Dungeons & Dragons is not a game. The French anthropologist Claude Lévi-Strauss notes that “Games… appear to have a disjunctive effect: they end in the establishment of a difference between individual players or teams where originally there was no indication of inequality. And at the end of the game they are distinguished into winners and losers.” Which is, as noted above, not true of D&D: “there is neither an end to the game nor any winner.” But if D&D isn’t a game, then what is it, exactly? One theorist of fantasy role-playing games proposes, following Lévi-Strauss, that D&D is, in the strict sense of the term, a ritual. “Ritual, on the other hand,” this is Lévi-Strauss again, “is the exact inverse: it conjoins, for it brings about a union... or in any case an organic relation between two initially separate groups….”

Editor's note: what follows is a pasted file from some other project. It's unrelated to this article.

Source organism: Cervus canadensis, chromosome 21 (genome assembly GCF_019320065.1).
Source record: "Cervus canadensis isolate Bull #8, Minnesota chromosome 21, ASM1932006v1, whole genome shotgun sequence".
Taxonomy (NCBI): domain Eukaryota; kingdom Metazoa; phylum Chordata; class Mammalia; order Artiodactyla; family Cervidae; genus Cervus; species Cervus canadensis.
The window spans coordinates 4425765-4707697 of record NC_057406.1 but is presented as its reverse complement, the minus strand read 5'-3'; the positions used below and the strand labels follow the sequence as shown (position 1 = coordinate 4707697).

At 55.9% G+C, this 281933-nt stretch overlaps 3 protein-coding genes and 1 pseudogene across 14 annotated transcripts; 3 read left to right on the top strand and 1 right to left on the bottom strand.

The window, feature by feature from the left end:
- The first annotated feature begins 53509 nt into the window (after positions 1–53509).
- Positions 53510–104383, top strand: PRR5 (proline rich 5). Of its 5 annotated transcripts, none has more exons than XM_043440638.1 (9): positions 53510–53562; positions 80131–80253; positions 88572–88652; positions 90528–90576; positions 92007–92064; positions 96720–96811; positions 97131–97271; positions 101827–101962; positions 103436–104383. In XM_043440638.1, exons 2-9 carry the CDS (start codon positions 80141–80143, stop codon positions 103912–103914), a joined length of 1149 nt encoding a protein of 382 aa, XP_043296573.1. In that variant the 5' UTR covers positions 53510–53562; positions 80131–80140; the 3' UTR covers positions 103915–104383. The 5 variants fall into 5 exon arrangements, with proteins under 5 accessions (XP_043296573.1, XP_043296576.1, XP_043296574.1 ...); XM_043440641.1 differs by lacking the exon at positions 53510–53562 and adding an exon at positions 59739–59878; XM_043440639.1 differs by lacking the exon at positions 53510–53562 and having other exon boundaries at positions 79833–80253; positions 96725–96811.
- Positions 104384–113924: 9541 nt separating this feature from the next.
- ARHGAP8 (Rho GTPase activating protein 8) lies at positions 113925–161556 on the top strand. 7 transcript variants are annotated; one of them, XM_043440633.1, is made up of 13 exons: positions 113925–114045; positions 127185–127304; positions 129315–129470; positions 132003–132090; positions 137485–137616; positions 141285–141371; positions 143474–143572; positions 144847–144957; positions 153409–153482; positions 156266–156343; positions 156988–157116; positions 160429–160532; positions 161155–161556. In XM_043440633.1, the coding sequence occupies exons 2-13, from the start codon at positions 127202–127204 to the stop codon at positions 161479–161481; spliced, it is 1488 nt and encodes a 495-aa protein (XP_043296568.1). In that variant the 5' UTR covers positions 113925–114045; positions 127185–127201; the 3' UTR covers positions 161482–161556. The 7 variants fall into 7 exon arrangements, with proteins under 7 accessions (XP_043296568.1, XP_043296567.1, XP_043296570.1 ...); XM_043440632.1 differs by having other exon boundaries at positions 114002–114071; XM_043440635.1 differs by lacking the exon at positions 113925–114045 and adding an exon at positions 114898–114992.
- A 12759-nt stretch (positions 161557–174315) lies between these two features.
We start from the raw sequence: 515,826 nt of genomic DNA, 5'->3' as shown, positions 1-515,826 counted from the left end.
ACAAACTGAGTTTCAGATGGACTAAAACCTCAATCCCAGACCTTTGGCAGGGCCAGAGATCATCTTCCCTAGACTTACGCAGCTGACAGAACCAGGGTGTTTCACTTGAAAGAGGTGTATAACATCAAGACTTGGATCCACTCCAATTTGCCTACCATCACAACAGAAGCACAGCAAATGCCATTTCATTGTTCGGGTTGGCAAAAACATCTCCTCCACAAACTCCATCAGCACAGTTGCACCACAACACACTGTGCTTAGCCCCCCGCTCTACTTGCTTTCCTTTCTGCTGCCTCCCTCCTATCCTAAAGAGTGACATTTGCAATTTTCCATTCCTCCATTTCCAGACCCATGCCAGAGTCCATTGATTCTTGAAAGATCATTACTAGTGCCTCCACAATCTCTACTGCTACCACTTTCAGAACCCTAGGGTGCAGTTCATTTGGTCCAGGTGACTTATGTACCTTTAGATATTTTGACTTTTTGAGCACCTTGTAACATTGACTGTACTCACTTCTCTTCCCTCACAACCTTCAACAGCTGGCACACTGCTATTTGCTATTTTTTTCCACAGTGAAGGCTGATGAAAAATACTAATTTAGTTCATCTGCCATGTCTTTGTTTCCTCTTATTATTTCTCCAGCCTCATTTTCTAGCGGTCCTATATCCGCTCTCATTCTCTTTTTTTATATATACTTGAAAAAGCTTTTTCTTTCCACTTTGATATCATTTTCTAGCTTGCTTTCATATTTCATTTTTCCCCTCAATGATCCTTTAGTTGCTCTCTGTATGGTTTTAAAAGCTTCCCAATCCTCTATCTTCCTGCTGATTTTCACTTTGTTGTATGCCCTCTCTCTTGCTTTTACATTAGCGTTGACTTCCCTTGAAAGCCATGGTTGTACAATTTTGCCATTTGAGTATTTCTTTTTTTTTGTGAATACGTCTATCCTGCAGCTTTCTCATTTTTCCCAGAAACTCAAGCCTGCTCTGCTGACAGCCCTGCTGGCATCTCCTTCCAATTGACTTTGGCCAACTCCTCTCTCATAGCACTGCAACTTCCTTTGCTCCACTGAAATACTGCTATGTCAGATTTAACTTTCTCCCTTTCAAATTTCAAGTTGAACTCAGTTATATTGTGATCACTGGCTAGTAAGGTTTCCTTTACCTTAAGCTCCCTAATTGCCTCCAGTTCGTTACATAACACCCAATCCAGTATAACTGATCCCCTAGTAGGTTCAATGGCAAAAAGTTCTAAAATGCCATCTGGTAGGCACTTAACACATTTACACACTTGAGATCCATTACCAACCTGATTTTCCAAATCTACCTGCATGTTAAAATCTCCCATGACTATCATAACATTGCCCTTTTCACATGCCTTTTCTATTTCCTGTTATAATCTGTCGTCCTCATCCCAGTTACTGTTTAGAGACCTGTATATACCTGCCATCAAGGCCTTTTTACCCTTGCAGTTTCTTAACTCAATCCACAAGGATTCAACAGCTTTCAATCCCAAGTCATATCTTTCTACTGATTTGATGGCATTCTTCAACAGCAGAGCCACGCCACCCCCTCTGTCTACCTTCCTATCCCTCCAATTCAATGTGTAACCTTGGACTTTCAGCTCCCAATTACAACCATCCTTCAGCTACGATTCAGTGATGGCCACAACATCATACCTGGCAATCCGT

Sunday, January 02, 2011
"This thing of dorkness"
It is an old piece, but I enjoyed rereading Paul La Farge's essay on D&D in the Believer. One bit that caught my attention (the underlying reference is to Christopher Lehrich's essay on ritual in role-playing games):